Perhaps most startling of all, given the rhetoric that they would later employ against Bush after the invasion of Iraq, are statements made by Senators Ted Kennedy and Robert Byrd, also in 2002:

Kennedy: We have known for many years that Saddam Hussein is seeking and developing weapons of mass destruction.

Byrd: The last UN weapons inspectors left Iraq in October of 1998. We are confident that Saddam Hussein retains some stockpiles of chemical and biological weapons, and that he has since embarked on a crash course to build up his chemical- and biological-warfare capabilities. Intelligence reports indicate that he is seeking nuclear weapons.2

Liberal politicians like these were seconded by the mainstream media, in whose columns a very different tune would later be sung. For example, throughout the last two years of the Clinton administration, editorials in the New York Times repeatedly insisted that

without further outside intervention, Iraq should be able to rebuild weapons and missile plants within a year [and] future military attacks may be required to diminish the arsenal again.

The Times was also skeptical of negotiations, pointing out that it was

hard to negotiate with a tyrant who has no intention of honoring his commitments and who sees nuclear, chemical, and biological weapons as his country’s salvation.

So, too, the Washington Post, which greeted the inauguration of George W. Bush in January 2001 with the admonition that

[o]f all the booby traps left behind by the Clinton administration, none is more dangerous—or more urgent—than the situation in Iraq. Over the last year, Mr. Clinton and his team quietly avoided dealing with, or calling attention to, the almost complete unraveling of a decade’s efforts to isolate the regime of Saddam Hussein and prevent it from rebuilding its weapons of mass destruction. That leaves President Bush to confront a dismaying panorama in the Persian Gulf [where] intelligence photos . . . show the reconstruction of factories long suspected of producing chemical and biological weapons.3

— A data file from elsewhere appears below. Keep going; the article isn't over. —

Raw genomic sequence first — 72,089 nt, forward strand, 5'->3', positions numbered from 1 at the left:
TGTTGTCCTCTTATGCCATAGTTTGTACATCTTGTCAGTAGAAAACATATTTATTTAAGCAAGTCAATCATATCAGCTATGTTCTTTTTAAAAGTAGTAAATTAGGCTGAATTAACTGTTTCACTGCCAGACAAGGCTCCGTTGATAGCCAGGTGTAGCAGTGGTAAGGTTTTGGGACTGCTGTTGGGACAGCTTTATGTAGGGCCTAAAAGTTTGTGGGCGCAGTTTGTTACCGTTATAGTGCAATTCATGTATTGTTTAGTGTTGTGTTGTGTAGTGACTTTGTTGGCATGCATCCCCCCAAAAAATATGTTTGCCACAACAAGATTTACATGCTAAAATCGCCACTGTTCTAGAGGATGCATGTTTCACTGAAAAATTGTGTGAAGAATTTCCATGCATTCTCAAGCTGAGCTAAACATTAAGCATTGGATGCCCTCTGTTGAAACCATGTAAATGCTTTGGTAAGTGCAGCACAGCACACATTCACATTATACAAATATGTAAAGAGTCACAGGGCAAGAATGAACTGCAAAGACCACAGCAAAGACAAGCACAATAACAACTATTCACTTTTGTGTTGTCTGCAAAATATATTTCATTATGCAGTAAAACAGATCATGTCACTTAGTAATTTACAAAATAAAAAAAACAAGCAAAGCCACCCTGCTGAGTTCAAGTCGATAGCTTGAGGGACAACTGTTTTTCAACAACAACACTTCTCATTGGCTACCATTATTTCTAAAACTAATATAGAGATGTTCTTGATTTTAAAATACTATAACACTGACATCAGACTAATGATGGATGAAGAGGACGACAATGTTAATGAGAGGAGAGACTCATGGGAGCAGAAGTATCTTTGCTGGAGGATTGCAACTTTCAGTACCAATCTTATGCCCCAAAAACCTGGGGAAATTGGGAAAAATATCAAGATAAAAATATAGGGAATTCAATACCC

All this should surely suffice to prove far beyond any even unreasonable doubt that Bush was telling what he believed to be the truth about Saddam’s stockpile of WMD. It also disposes of the fallback charge that Bush lied by exaggerating or hyping the intelligence presented to him. Why on earth would he have done so when the intelligence itself was so compelling that it convinced everyone who had direct access to it, and when hardly anyone in the world believed that Saddam had, as he claimed, complied with the sixteen resolutions of the Security Council demanding that he get rid of his weapons of mass destruction?